I have been show in the files of the War Department a statement of the Adjutant General of Massachusetts, that you are the mother of five sons who have died gloriously on the field of battle. I feel how weak and fruitless must be any words of mine which should attempt to beguile you from the grief of a loss so overwhelming. But I cannot refrain from tendering to you the consolation that may be found in the thanks of the Republic they died to save.

I pray that our Heavenly Father may assuage the anguish of your bereavement, and leave you only the cherished memory of the loved and lost, and the solemn pride that must be yours, to have laid so costly a sacrifice upon the altar of Freedom.

Yours, very sincerely and respectfully,

A. Lincoln

(Some claim this was not written by Lincoln but one of his staff. I tend to disagree although the somewhat length might suppose Lincoln did not compose it.)

One of the problems of the Civil War came from the many hillsides with women, men and children picnicking while watching military maneuvers being carried out below.  There was a sense in the beginning that it was a war that would end very soon.  Little did any know then that it was to become the longest and deadliest of wars and that history would live it, relive it, and great literature would be written about it and continue forever for the historian and makers of war conduct plans in military colleges.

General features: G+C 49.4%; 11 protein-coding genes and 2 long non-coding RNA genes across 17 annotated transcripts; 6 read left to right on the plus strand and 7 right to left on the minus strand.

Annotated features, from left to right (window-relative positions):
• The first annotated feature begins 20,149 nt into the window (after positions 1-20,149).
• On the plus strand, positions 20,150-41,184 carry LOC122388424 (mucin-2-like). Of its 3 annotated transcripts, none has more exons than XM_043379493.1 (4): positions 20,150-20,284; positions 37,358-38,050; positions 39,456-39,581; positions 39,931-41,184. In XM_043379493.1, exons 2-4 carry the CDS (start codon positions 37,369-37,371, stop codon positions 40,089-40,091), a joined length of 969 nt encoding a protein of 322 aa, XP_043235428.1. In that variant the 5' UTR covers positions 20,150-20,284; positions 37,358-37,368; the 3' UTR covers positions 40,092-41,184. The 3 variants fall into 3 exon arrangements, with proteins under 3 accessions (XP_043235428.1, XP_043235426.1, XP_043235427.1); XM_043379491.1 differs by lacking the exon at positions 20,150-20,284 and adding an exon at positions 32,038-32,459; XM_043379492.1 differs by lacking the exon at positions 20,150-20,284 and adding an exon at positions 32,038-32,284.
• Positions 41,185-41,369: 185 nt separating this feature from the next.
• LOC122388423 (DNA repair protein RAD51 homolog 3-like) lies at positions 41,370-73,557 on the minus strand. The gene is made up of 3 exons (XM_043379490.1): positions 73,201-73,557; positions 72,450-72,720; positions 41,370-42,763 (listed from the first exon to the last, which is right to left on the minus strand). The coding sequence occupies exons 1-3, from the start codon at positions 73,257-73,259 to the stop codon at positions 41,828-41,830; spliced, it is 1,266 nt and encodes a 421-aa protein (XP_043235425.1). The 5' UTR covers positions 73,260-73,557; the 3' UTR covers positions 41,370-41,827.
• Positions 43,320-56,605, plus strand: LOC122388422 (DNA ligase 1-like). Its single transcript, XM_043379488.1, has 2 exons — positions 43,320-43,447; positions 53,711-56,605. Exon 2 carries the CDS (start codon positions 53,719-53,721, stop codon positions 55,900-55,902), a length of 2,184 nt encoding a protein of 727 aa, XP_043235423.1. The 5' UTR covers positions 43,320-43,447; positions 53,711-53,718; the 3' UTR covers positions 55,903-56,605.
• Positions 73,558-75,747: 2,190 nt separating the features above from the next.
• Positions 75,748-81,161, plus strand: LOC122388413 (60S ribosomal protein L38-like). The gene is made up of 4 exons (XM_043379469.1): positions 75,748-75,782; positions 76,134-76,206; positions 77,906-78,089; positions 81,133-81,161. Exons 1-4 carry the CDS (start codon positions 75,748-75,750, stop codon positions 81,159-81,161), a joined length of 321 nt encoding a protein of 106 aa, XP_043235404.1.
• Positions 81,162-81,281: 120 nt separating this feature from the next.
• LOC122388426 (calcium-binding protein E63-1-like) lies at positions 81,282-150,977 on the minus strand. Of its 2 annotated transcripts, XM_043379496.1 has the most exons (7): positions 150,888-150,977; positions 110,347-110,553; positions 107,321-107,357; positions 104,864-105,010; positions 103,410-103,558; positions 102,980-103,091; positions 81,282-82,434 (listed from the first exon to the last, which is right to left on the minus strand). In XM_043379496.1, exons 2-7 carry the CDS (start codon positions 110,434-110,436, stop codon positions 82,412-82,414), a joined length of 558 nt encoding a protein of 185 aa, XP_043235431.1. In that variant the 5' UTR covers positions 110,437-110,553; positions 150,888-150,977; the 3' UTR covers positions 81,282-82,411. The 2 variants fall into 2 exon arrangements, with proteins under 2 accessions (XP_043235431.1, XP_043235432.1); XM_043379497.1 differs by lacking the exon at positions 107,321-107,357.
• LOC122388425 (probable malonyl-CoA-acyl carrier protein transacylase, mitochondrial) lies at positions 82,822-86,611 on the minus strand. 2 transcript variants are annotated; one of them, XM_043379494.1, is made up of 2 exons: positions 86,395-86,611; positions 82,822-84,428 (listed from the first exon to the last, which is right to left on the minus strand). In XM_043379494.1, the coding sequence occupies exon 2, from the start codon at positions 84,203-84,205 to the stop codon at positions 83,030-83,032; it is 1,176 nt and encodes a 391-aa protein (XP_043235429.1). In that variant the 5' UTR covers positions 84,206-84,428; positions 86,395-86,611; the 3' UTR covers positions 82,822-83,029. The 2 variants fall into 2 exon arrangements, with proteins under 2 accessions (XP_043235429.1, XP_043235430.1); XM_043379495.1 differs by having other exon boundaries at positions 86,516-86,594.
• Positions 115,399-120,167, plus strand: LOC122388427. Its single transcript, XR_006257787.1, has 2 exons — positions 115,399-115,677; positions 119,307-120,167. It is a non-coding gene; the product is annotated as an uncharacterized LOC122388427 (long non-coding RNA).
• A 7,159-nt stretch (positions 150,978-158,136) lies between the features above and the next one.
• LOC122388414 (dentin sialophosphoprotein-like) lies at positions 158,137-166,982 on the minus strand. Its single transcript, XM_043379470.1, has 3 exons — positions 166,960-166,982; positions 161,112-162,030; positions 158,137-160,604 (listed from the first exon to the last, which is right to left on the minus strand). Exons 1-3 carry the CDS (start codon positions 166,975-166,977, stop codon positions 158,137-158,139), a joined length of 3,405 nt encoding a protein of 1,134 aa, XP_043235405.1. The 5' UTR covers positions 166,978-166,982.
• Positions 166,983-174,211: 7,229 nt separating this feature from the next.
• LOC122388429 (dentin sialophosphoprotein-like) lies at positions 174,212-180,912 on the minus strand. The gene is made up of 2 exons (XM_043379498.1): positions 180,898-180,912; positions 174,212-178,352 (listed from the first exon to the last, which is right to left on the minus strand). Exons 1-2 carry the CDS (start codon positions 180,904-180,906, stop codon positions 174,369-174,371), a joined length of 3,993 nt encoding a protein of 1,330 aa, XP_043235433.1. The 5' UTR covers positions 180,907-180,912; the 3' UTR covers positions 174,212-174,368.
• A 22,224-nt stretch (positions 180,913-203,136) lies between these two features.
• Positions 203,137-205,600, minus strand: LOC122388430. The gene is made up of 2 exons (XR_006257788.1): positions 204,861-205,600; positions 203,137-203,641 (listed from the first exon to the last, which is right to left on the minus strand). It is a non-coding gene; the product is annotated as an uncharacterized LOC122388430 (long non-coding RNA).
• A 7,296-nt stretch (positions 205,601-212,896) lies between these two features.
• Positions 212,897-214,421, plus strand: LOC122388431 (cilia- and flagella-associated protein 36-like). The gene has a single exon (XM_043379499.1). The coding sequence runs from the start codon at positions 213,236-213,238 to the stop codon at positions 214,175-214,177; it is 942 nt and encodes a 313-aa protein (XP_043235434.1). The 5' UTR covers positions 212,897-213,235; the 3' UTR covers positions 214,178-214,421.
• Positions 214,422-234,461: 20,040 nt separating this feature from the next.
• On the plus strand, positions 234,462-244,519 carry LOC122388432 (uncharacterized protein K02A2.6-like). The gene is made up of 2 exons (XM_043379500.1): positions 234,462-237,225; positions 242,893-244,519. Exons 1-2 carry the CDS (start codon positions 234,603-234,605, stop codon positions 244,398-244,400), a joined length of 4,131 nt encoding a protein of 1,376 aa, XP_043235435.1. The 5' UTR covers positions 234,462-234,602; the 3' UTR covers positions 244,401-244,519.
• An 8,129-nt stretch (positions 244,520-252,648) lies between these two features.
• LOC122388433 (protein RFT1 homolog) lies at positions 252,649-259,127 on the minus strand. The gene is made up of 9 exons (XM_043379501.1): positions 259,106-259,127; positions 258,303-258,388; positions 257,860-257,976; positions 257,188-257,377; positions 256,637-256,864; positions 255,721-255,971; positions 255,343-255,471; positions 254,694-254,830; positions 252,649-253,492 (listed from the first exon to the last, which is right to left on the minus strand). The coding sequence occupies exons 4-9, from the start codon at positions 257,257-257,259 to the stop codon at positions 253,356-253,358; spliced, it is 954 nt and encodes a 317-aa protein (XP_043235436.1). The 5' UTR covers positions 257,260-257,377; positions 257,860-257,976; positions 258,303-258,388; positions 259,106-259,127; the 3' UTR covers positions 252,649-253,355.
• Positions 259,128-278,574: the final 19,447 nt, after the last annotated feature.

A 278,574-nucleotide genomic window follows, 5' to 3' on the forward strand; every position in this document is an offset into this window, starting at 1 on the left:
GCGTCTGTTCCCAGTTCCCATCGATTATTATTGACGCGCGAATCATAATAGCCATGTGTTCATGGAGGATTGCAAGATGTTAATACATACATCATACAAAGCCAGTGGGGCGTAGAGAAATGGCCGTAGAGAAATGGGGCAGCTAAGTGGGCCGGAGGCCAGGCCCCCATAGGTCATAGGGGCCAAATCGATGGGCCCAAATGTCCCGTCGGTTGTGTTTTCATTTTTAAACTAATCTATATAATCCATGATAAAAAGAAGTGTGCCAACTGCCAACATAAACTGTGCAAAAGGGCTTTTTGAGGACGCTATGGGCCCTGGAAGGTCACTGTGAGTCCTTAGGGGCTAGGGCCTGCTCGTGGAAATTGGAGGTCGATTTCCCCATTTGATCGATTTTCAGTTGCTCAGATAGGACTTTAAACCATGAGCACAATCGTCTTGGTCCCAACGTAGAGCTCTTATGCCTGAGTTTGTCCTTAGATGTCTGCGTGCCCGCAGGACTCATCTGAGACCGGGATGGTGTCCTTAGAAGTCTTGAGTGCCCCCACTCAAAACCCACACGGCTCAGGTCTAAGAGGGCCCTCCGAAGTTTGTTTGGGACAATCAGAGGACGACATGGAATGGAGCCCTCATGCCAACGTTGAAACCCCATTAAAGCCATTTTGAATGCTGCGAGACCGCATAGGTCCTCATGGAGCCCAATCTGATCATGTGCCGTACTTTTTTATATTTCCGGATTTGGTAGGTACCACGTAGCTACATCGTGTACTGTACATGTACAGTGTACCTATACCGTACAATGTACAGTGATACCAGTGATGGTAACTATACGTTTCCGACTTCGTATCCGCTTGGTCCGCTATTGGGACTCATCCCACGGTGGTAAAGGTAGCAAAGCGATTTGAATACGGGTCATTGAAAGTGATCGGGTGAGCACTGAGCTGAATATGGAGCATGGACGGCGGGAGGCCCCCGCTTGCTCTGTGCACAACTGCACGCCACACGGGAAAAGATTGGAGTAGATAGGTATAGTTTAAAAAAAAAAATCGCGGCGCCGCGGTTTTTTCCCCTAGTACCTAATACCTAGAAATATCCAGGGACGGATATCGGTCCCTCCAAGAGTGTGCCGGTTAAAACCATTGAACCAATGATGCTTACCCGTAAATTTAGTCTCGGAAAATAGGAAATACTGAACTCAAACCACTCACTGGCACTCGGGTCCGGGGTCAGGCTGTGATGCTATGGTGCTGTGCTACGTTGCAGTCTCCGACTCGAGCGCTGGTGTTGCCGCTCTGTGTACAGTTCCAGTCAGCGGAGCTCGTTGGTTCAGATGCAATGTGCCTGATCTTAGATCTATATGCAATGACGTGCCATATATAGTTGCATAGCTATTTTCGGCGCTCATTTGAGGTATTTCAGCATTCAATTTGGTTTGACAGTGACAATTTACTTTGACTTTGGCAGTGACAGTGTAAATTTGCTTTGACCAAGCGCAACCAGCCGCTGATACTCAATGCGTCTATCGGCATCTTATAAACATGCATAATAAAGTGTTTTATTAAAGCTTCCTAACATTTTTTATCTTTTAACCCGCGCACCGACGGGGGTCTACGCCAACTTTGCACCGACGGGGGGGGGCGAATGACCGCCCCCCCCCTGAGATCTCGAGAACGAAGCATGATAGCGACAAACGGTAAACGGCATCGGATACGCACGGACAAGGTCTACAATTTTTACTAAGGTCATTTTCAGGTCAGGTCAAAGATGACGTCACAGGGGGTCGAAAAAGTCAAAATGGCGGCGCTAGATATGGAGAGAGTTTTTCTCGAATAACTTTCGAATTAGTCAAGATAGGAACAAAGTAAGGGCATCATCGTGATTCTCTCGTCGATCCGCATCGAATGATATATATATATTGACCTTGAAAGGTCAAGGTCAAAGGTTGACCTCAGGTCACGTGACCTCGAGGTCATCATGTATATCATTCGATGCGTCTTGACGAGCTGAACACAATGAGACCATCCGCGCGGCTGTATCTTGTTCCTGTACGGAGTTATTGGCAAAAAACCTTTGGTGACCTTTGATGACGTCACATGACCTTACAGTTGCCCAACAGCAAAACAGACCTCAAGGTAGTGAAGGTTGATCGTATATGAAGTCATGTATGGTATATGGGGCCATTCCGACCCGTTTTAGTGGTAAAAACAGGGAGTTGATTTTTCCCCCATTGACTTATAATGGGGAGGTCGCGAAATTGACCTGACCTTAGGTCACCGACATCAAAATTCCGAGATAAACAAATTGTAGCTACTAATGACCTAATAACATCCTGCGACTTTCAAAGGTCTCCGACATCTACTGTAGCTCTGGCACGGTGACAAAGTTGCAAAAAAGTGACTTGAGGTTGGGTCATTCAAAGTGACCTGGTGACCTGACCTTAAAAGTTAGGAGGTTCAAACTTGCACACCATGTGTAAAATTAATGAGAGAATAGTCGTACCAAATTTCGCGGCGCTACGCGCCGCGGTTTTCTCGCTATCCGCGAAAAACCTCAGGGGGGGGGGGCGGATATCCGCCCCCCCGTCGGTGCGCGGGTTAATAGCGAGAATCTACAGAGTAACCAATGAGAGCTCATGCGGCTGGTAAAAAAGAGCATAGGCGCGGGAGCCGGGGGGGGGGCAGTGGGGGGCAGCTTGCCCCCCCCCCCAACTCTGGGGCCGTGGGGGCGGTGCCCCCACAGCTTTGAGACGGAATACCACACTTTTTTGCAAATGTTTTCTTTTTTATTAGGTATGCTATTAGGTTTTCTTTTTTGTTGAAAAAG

Abraham Lincoln’s goal at the early rebellion was to preserve the union.  He had no interest in freeing the slaves. Writings by Frederick Douglas noted Black Scholar, points out this in expressing his feelings: “He was pre-eminently the white man’s President, entirely devoted to the welfare of white men. He was ready to deny, postpone, and sacrifice the rights of humanity for the colored people to promote the welfare of the white people of this country.”  Lincoln, like many, felt the war would be quick and shortly over either from bloodshed or return of human sanity. And before that, he and many of the North states questioned just what the sides were fighting for. For Lincoln it was preservation of the Union and for the South, it was to preserve the rights  of Slave Holders.

Today, when we look back on Lincoln’s 1862 year, it was a turning point in much of his thinking and led to his title as: The Emancipation President.

In his early rise he considered himself a moderate.  Had he just remained so in the belief that moderation reflected the position and moral fiber of “reasonableness in debating any topic” he came to recognize that his career would get nowhere.  His venturing into topics touching on radicalism which became conservative, a willingness to challenge the status quo.

Lets look back on what Frederick Douglas said.  It reminds me of the woman caller on c-span radio that used his words and more– viciously.  It seems a common enough thread among the modern Blacks who rave about the Whites in hateful terms.  Just what did Lincoln say as he began to sense a need for a conservative view of life.

A house divided against itself cannot stand. I believe that this government cannot endure permanently half slave and half free. I do not expect the Union to be dissolved. I don’t expect the house to fall. But I do believe it will cease to be divided. It will become all one thing, or all the other….”.

It was the language of the Northern abolitionists.

The student who plays chess experiences growth in wisdom, time evaluation, judgment and planning that is often not seen at such age of enlightenment.  Putting forth the values that chess stimulates thinking offers the student greater reflection of Life.